The mangroves are also important to species found primarily in adjacent habitats, but who may also depend on mangroves for parts of their life cycle. The Niger Delta provides spawning/nursery areas for the fisheries in the Gulf of Guinea. A high diversity is found in the pelagic fish community, with 48 species in 38 families (Ajao 1993). Pelagic families and species associated with them include Clupeidae (Ethmalosafimbriata, Pellonulaleonensis, Ilishaafricana, Sardinella maderensis), Belonnidae (Ablennes hians, Strongulura senegalensis), Megalopidae (Tarpon atlanticus), Hemiramphidae (Hyporhamphuspicarti), Elopidae (Elops lacerta, E. senegalensis), and Albulidae (Albula vulpes) (Isebor and Awosika 1993; Shumway 1999).
Estimates of mangrove area provided by Spalding et al. (1997) range between 16,673 and 17,176 km2, of which more than two-thirds are found in Nigeria. Delineations on maps of mangrove areas suggest even larger extents, but estimates are problematic because the mangroves are interspersed with swamp forests.
The most important remaining blocks of habitat are found in the Niger River Delta in Nigeria, to the east of the mouth of the Cross River in Nigeria and Cameroon, around Doula in Cameroon, and the Muni Estuary and Como River in Gabon. Smaller areas of habitat are also found in Ghana, in the Conkouati lagoons of Congo, at the mouth of the Congo River in the Democratic Republic of Congo, and in Angola. The Niger Delta has been growing for millions of years and is still in the process of expanding into the Gulf of Guinea. The delta mangroves mark the transition between swamp forest habitats to pioneer communities on the coast and can extend up to 40–45 km wide (Elijah 2001).
It is believed that 3,165 km2, or 10.68%, of the Central African mangroves , are in some form of Protected Area. These include the Douala-Edea Faunal Reserve in Cameroon (1600 km2) and the Anlo-Keta Lagoon Complex and Songor Lagoon in Ghana. Draft management recommendations have been prepared for the Ghanaian coastal zone, including mangrove areas (Agyepong et al. 1990).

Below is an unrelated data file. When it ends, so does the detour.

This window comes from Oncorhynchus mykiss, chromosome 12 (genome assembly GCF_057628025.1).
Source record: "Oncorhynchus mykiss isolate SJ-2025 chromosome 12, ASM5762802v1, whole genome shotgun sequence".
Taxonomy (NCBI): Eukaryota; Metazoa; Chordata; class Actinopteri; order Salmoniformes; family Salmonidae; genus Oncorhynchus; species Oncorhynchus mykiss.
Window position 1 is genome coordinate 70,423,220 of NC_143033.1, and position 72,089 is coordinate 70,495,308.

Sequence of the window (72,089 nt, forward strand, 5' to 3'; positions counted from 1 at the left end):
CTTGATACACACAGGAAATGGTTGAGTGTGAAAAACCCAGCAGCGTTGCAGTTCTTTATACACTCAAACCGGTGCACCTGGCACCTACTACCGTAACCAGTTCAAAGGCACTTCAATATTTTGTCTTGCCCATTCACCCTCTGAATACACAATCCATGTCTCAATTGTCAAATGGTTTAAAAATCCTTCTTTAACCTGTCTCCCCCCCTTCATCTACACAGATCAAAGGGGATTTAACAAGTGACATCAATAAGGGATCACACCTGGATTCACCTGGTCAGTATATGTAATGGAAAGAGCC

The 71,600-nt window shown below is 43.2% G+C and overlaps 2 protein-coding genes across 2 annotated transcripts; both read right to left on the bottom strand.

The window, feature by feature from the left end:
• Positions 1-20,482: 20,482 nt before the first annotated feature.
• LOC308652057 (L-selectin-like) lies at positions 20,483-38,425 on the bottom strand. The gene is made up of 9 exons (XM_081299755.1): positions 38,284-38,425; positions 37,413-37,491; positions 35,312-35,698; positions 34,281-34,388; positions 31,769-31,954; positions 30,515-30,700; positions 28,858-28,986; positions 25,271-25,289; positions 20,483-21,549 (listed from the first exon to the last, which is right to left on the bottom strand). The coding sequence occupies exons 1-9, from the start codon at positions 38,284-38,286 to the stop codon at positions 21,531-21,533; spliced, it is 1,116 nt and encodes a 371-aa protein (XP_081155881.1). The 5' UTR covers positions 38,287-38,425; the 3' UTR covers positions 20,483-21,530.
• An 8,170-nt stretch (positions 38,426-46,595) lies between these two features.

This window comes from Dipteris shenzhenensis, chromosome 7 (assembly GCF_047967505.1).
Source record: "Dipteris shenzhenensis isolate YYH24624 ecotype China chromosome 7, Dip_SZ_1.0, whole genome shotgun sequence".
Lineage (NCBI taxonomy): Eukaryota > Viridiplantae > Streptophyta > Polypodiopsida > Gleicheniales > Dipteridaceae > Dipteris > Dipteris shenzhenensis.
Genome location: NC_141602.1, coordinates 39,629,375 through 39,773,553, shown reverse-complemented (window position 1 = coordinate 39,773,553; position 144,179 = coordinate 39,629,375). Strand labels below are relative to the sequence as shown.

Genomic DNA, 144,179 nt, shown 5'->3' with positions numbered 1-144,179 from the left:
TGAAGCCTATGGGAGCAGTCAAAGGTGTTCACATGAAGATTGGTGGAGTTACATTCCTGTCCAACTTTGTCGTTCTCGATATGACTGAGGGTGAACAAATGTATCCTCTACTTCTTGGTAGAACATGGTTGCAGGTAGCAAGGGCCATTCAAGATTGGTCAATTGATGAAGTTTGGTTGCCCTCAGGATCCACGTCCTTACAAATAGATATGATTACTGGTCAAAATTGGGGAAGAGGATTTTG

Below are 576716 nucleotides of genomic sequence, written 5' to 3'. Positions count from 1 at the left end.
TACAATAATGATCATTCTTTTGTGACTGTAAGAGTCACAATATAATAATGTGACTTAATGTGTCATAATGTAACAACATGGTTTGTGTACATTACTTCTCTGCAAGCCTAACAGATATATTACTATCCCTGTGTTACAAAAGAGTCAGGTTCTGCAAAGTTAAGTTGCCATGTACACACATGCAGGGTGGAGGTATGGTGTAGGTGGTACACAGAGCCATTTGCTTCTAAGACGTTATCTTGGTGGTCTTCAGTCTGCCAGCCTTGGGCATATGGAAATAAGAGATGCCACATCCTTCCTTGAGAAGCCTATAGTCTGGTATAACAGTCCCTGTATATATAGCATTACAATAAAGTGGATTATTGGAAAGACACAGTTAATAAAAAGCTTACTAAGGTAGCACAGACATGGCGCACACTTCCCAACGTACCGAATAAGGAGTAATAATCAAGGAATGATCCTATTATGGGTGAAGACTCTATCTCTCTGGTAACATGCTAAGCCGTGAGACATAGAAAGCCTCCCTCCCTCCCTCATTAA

Types and Severity of Threats
Fragmentation itself does not greatly affect mangrove biodiversity, as mangroves are naturally fragmented, and are able to disperse over long distances. Of greater concern is the total amount of mangrove area lost to urbanization, industrialization, and agriculture, as well as impacts from timber and petroleum exploitation (Diop 1993). Timber is primarily used for fuelwood and poles for housing construction. Impacts from petroleum exploitation include coastal subsidence that may aggravate the effects of sea-level rise, as well as infrastructure development and oil spills that have led to large mortalities of invertebrates and fishes. Exporting oil from coastal areas is an economically important activity in Nigeria, Gabon, and Cameroon that can lead to oil spills (NDES 1997). In Nigeria, during the past 30 years, seismic lines have been placed in the Niger Delta mangrove forests (Elijah 2001). Other threats include the practice of gas flaring, the use of poison and dynamite for fishing, canalization, discharge of sewage and other pollutants, siltation, sand mining, erosion, construction of embankments, and growing population pressure in the coastal zone (Isebor and Awosika 1993).
Justification of Ecoregion Delineation
The Central African mangroves range from Ghana east of the Dahomey Gap, through the Niger Delta (the largest concentration of mangroves in Africa) south to the mouth of the Congo River, with outlying patches in Angola. This ecoregion generally follows that part of the African coastline that is affected (at least occasionally) by the cold water Benguela current.
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Agyepong, G.T.K., P.W.K Yankson, and Y. Ntiamoa-Baidu, 1990. Coastal Zone Indicative Management Plan. E.P.C., Accra.
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Prepared by: Sylvia Tognetti